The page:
Two of the talks at MTPcon were concerned with designing for our future. On the one hand Amber Case was advocating for calm technology, while Josh Clark was talking about considerations for designing machine learning and big data products. Amber Case, who is a scholar at MIT, started talking about a few worries of hers: … Continue reading MTPcon 17 — theme 4: designing for the future
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Some of the speakers touched on how we deal with the ideas and ways of the past. Jake Knapp’s design sprint methodology is framed as a rupture from the past, from the ‘default’. Don’t just do design the way you’ve always done it, break from it. Using the ‘design sprint’, a one-week exercise for a … Continue reading MTPcon 17 — theme 3: rejecting or embracing the past
A number of the speakers touched on ideas and methods to create space and opportunity for cross-functional product teams to perform. Sarah Nelson talked about the importance of space and the working environment. As culture shapes space, shape also creates a culture. And shape limits or enables the kind of interaction that will enable a … Continue reading MTPcon 17 — theme 2: creating space and opportunity for teams to perform
Martin Eriksson opened the day with a story from his time as a PM at a London startup and a release that was particularly pivotal for the product, and for the company. At that time, he questioned his contribution to the release — he hadn’t prioritised any of the stories, discussed any of the designs … Continue reading MTPcon 17 — theme 1: the contribution of leadership
A while ago at Product Tank London, we discussed ‘when your customer is not your user’. The speakers described their experiences of where their customer was not their user, what the challenges were and how they were (or weren’t) overcome. When your customer is not your user… One example of where customer != user is … Continue reading When your customer is not your user
I decided to write a PM manifesto to hang over my desk so that I remind myself as to what is important to me in my role as product manager but also generally as a human interacting with my colleagues. Here it goes: 1. Practice equanimity2. ‘Yes’ is a commitment, use it wisely3. Read twice … Continue reading My PM Manifesto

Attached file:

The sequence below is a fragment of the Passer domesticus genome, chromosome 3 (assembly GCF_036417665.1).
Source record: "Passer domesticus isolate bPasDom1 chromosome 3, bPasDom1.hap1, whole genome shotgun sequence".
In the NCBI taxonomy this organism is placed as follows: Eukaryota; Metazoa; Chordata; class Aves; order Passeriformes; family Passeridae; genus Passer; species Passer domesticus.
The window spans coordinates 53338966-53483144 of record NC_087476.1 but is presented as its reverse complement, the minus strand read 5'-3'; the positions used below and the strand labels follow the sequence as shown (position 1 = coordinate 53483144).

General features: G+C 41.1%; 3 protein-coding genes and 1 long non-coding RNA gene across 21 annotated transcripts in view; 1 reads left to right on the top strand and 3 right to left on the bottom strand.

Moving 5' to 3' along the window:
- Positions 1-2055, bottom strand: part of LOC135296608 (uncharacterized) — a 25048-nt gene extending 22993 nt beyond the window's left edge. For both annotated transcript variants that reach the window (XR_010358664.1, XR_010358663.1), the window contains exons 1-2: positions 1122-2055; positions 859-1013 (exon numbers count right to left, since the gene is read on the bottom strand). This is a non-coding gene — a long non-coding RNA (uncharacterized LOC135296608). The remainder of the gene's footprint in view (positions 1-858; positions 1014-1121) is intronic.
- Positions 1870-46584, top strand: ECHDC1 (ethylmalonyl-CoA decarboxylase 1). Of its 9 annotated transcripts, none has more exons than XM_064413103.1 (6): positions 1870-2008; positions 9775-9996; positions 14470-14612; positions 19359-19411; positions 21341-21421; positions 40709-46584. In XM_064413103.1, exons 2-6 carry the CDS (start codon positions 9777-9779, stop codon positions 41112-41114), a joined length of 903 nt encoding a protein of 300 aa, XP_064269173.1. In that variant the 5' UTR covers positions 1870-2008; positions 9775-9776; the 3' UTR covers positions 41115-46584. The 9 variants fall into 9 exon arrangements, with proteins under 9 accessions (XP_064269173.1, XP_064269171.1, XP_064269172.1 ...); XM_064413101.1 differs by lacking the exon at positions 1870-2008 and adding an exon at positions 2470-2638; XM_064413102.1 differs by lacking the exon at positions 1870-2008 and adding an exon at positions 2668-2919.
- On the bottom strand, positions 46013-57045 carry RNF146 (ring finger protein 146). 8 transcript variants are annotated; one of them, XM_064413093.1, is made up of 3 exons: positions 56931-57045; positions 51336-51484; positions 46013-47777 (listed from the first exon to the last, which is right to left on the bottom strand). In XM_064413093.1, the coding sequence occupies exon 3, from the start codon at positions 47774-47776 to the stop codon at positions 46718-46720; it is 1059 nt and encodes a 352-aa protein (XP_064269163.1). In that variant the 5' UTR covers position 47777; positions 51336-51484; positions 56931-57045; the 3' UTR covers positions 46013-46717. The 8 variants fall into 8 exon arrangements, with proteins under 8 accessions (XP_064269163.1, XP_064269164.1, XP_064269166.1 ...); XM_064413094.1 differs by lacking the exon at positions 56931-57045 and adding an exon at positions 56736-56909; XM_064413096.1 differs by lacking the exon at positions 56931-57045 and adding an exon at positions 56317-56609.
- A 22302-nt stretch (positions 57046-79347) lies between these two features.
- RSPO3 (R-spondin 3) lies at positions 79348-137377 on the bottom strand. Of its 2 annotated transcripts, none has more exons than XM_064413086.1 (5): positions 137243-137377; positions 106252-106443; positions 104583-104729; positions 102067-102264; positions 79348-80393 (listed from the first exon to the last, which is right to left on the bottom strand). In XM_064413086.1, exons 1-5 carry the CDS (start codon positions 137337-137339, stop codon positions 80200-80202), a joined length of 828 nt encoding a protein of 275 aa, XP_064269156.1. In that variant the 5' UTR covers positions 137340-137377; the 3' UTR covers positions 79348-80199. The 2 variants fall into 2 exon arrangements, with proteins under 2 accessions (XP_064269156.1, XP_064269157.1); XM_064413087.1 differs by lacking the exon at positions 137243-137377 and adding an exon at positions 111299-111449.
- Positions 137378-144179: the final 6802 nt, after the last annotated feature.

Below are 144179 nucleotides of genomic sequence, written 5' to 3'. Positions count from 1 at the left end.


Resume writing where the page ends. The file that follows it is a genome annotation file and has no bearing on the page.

I want to share a framework that I created to review the customer experience of my product, as I started in a new role. I hope that it offers you an opportunity to review the customer experience for your product, whether you’re starting out or if you’ve been on a product for a while. I … Continue reading A product-perspective on Customer Experience
In user experience, how long is a button press is the new ‘how long is a piece of string’. You need to know what you need the string (button) for before determining how long it needs to be. The time I am particularly interested in looking at is: the time between the user clicking/ tapping … Continue reading On speed, trust and expectations
Last week I attended a data for development event with the ICT4D community here in London. It was a very thought-provoking evening with some great examples of how data is collected and used in a development or humanitarian context. Data - one of development's toughest challenges When I hear about data for development, my first thought … Continue reading How can we be better at data for development?
Here's some of the questions I get asked by people interested in product management. What is a Product Manager? In a nutshell, a Product Manager oversees a team of engineers, designers and testers to develop a product, bring it to market and grow it. A Product Manager sits at the interface between design, engineering and … Continue reading Getting into Product Management